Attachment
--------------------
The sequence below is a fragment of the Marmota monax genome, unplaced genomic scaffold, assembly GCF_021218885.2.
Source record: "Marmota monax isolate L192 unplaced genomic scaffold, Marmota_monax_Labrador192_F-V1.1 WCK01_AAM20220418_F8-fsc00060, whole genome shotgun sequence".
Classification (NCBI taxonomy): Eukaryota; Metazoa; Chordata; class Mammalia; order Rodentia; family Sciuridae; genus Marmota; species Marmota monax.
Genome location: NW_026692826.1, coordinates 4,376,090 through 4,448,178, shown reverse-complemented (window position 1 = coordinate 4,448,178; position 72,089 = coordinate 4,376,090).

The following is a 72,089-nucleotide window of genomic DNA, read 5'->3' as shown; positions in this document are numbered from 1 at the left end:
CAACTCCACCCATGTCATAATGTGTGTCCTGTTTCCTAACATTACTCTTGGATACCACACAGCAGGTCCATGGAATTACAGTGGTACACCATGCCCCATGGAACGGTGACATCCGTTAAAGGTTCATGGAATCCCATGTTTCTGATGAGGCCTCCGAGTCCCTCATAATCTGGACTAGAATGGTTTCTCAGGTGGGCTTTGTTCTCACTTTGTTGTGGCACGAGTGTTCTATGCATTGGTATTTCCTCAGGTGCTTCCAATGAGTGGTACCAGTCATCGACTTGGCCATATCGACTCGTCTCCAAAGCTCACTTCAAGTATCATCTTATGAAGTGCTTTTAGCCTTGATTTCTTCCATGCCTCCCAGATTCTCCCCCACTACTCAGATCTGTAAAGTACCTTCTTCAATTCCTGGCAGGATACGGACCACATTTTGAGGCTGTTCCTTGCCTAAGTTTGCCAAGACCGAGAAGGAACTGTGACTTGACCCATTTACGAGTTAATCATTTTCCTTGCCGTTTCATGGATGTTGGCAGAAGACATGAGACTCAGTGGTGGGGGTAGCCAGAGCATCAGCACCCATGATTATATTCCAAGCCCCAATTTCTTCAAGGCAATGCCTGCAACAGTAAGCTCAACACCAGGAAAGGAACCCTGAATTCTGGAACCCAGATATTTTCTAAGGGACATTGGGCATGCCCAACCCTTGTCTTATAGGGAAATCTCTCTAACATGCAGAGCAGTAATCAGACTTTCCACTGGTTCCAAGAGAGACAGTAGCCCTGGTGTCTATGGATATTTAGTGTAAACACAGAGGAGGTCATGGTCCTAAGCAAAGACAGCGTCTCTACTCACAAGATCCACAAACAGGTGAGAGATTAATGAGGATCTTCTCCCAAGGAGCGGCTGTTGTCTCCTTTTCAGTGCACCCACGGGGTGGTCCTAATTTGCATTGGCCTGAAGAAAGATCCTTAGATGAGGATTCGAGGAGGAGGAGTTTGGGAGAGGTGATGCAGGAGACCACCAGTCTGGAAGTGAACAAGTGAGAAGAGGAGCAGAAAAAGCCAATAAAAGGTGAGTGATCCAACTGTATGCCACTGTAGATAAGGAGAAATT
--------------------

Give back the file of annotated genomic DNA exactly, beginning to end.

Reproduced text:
The sequence below is a fragment of the Marmota monax genome, unplaced genomic scaffold, assembly GCF_021218885.2.
Source record: "Marmota monax isolate L192 unplaced genomic scaffold, Marmota_monax_Labrador192_F-V1.1 WCK01_AAM20220418_F8-fsc00060, whole genome shotgun sequence".
Classification (NCBI taxonomy): Eukaryota; Metazoa; Chordata; class Mammalia; order Rodentia; family Sciuridae; genus Marmota; species Marmota monax.
Genome location: NW_026692826.1, coordinates 4,376,090 through 4,448,178, shown reverse-complemented (window position 1 = coordinate 4,448,178; position 72,089 = coordinate 4,376,090).

The following is a 72,089-nucleotide window of genomic DNA, read 5'->3' as shown; positions in this document are numbered from 1 at the left end:
CAACTCCACCCATGTCATAATGTGTGTCCTGTTTCCTAACATTACTCTTGGATACCACACAGCAGGTCCATGGAATTACAGTGGTACACCATGCCCCATGGAACGGTGACATCCGTTAAAGGTTCATGGAATCCCATGTTTCTGATGAGGCCTCCGAGTCCCTCATAATCTGGACTAGAATGGTTTCTCAGGTGGGCTTTGTTCTCACTTTGTTGTGGCACGAGTGTTCTATGCATTGGTATTTCCTCAGGTGCTTCCAATGAGTGGTACCAGTCATCGACTTGGCCATATCGACTCGTCTCCAAAGCTCACTTCAAGTATCATCTTATGAAGTGCTTTTAGCCTTGATTTCTTCCATGCCTCCCAGATTCTCCCCCACTACTCAGATCTGTAAAGTACCTTCTTCAATTCCTGGCAGGATACGGACCACATTTTGAGGCTGTTCCTTGCCTAAGTTTGCCAAGACCGAGAAGGAACTGTGACTTGACCCATTTACGAGTTAATCATTTTCCTTGCCGTTTCATGGATGTTGGCAGAAGACATGAGACTCAGTGGTGGGGGTAGCCAGAGCATCAGCACCCATGATTATATTCCAAGCCCCAATTTCTTCAAGGCAATGCCTGCAACAGTAAGCTCAACACCAGGAAAGGAACCCTGAATTCTGGAACCCAGATATTTTCTAAGGGACATTGGGCATGCCCAACCCTTGTCTTATAGGGAAATCTCTCTAACATGCAGAGCAGTAATCAGACTTTCCACTGGTTCCAAGAGAGACAGTAGCCCTGGTGTCTATGGATATTTAGTGTAAACACAGAGGAGGTCATGGTCCTAAGCAAAGACAGCGTCTCTACTCACAAGATCCACAAACAGGTGAGAGATTAATGAGGATCTTCTCCCAAGGAGCGGCTGTTGTCTCCTTTTCAGTGCACCCACGGGGTGGTCCTAATTTGCATTGGCCTGAAGAAAGATCCTTAGATGAGGATTCGAGGAGGAGGAGTTTGGGAGAGGTGATGCAGGAGACCACCAGTCTGGAAGTGAACAAGTGAGAAGAGGAGCAGAAAAAGCCAATAAAAGGTGAGTGATCCAACTGTATGCCACTGTAGATAAGGAGAAATT